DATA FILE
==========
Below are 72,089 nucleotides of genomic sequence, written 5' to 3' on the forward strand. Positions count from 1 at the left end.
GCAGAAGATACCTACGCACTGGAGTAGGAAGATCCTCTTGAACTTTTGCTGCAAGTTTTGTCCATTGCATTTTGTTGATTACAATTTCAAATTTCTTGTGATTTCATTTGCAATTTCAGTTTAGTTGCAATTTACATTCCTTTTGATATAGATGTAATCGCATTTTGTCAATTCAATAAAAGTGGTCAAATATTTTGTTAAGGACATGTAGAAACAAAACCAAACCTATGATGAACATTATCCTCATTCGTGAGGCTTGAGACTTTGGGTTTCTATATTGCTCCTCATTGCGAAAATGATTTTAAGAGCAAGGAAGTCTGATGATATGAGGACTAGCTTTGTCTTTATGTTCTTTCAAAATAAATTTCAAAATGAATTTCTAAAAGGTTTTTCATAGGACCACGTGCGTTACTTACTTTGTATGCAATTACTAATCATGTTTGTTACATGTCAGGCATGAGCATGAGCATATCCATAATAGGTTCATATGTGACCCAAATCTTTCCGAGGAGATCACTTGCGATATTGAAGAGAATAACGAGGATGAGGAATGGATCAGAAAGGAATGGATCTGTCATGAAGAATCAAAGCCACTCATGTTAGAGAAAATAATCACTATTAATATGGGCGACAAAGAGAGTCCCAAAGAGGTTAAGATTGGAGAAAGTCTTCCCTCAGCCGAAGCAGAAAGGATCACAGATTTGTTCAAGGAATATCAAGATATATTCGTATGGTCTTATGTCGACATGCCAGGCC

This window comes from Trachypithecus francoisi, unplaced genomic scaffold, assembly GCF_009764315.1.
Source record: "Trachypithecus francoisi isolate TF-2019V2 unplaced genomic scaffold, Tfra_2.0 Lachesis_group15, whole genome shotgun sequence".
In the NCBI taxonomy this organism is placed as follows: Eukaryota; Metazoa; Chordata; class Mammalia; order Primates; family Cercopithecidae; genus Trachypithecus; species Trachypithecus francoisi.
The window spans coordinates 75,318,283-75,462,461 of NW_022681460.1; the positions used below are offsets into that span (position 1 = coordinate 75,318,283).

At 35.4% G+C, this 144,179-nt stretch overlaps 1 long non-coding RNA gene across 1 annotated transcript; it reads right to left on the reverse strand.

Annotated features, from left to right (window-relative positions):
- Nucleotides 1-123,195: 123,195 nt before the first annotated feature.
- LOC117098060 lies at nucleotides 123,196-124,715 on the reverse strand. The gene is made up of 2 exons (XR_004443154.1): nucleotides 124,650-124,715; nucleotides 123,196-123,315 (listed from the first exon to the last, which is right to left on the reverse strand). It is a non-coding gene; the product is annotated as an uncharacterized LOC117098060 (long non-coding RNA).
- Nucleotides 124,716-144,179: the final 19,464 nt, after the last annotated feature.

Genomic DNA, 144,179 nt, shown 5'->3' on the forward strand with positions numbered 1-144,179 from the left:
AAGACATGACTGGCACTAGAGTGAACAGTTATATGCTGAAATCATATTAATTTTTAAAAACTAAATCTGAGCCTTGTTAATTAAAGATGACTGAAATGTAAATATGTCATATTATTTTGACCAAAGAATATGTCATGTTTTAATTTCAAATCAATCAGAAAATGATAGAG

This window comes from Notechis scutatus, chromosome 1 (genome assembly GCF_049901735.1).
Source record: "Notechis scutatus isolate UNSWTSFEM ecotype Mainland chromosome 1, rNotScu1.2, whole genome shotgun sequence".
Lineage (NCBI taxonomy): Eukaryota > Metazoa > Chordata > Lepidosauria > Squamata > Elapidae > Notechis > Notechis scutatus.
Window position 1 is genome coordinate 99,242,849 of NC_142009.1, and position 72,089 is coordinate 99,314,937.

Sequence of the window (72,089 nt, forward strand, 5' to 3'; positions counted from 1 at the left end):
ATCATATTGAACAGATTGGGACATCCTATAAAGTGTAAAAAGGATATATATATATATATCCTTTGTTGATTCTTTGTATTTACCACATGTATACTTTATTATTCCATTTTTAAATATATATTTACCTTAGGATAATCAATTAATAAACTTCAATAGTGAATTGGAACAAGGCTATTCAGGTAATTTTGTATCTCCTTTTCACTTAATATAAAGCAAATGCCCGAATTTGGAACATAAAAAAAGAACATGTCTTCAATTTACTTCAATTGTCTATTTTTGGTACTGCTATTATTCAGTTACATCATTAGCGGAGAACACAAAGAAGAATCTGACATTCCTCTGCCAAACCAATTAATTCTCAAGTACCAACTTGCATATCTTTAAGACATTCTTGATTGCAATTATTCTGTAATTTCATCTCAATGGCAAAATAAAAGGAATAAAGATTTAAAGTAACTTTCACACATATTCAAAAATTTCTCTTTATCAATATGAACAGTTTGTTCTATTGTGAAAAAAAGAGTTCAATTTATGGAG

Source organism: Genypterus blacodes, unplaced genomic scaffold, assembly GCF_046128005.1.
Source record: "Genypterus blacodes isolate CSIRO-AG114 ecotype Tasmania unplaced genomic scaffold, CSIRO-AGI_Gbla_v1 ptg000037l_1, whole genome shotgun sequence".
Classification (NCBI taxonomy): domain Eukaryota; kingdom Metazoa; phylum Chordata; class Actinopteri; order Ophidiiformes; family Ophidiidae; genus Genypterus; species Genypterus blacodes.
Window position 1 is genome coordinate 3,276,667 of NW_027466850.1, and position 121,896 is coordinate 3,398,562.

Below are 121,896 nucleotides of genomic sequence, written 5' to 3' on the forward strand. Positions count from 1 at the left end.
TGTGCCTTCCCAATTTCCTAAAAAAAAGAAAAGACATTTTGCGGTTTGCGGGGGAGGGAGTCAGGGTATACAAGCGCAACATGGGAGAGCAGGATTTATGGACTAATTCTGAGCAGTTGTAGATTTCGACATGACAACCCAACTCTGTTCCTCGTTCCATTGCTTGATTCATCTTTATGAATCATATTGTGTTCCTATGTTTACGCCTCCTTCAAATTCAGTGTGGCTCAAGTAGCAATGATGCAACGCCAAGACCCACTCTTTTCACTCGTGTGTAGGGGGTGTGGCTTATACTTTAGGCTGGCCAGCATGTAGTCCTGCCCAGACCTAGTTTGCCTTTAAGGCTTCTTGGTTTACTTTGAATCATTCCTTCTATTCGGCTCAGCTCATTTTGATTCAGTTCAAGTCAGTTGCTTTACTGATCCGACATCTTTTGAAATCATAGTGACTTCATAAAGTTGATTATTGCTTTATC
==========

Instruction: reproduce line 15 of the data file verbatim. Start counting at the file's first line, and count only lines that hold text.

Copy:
Source record: "Notechis scutatus isolate UNSWTSFEM ecotype Mainland chromosome 1, rNotScu1.2, whole genome shotgun sequence".